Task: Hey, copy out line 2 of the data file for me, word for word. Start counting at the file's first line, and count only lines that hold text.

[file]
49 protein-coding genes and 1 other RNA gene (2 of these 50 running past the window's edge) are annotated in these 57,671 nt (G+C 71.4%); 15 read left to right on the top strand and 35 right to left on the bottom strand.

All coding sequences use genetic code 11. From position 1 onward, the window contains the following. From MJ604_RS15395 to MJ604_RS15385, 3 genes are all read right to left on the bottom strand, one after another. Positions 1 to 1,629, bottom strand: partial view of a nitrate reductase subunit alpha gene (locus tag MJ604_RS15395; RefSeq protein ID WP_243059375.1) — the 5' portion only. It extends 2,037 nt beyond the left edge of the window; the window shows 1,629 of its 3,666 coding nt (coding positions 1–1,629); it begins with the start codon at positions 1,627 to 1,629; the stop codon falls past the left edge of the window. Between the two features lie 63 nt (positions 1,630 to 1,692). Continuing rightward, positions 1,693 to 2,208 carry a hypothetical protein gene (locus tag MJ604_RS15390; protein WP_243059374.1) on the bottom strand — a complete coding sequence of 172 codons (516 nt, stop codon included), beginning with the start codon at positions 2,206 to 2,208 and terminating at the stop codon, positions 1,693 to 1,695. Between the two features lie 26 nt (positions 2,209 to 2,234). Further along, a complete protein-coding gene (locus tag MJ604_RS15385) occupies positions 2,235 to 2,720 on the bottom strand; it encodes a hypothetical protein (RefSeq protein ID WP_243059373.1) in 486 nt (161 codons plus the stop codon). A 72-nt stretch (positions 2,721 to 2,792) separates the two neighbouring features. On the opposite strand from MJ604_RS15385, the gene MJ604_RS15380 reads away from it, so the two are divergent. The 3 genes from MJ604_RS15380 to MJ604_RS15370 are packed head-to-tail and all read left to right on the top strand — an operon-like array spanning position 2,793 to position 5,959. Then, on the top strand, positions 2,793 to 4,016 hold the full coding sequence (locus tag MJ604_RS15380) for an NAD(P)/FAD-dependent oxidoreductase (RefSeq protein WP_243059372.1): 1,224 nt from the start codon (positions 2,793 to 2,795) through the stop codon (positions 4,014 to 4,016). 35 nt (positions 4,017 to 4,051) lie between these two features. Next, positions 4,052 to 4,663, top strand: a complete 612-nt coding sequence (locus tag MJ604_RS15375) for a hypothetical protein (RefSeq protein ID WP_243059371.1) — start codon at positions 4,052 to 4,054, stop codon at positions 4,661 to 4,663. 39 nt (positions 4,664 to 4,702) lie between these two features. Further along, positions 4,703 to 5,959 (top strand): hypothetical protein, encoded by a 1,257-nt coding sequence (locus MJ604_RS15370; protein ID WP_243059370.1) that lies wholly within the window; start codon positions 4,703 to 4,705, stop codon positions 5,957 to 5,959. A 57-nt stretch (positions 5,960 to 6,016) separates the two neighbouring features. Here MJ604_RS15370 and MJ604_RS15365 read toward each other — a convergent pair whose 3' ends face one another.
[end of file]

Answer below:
All coding sequences use genetic code 11. From position 1 onward, the window contains the following. From MJ604_RS15395 to MJ604_RS15385, 3 genes are all read right to left on the bottom strand, one after another. Positions 1 to 1,629, bottom strand: partial view of a nitrate reductase subunit alpha gene (locus tag MJ604_RS15395; RefSeq protein ID WP_243059375.1) — the 5' portion only. It extends 2,037 nt beyond the left edge of the window; the window shows 1,629 of its 3,666 coding nt (coding positions 1–1,629); it begins with the start codon at positions 1,627 to 1,629; the stop codon falls past the left edge of the window. Between the two features lie 63 nt (positions 1,630 to 1,692). Continuing rightward, positions 1,693 to 2,208 carry a hypothetical protein gene (locus tag MJ604_RS15390; protein WP_243059374.1) on the bottom strand — a complete coding sequence of 172 codons (516 nt, stop codon included), beginning with the start codon at positions 2,206 to 2,208 and terminating at the stop codon, positions 1,693 to 1,695. Between the two features lie 26 nt (positions 2,209 to 2,234). Further along, a complete protein-coding gene (locus tag MJ604_RS15385) occupies positions 2,235 to 2,720 on the bottom strand; it encodes a hypothetical protein (RefSeq protein ID WP_243059373.1) in 486 nt (161 codons plus the stop codon). A 72-nt stretch (positions 2,721 to 2,792) separates the two neighbouring features. On the opposite strand from MJ604_RS15385, the gene MJ604_RS15380 reads away from it, so the two are divergent. The 3 genes from MJ604_RS15380 to MJ604_RS15370 are packed head-to-tail and all read left to right on the top strand — an operon-like array spanning position 2,793 to position 5,959. Then, on the top strand, positions 2,793 to 4,016 hold the full coding sequence (locus tag MJ604_RS15380) for an NAD(P)/FAD-dependent oxidoreductase (RefSeq protein WP_243059372.1): 1,224 nt from the start codon (positions 2,793 to 2,795) through the stop codon (positions 4,014 to 4,016). 35 nt (positions 4,017 to 4,051) lie between these two features. Next, positions 4,052 to 4,663, top strand: a complete 612-nt coding sequence (locus tag MJ604_RS15375) for a hypothetical protein (RefSeq protein ID WP_243059371.1) — start codon at positions 4,052 to 4,054, stop codon at positions 4,661 to 4,663. 39 nt (positions 4,664 to 4,702) lie between these two features. Further along, positions 4,703 to 5,959 (top strand): hypothetical protein, encoded by a 1,257-nt coding sequence (locus MJ604_RS15370; protein ID WP_243059370.1) that lies wholly within the window; start codon positions 4,703 to 4,705, stop codon positions 5,957 to 5,959. A 57-nt stretch (positions 5,960 to 6,016) separates the two neighbouring features. Here MJ604_RS15370 and MJ604_RS15365 read toward each other — a convergent pair whose 3' ends face one another.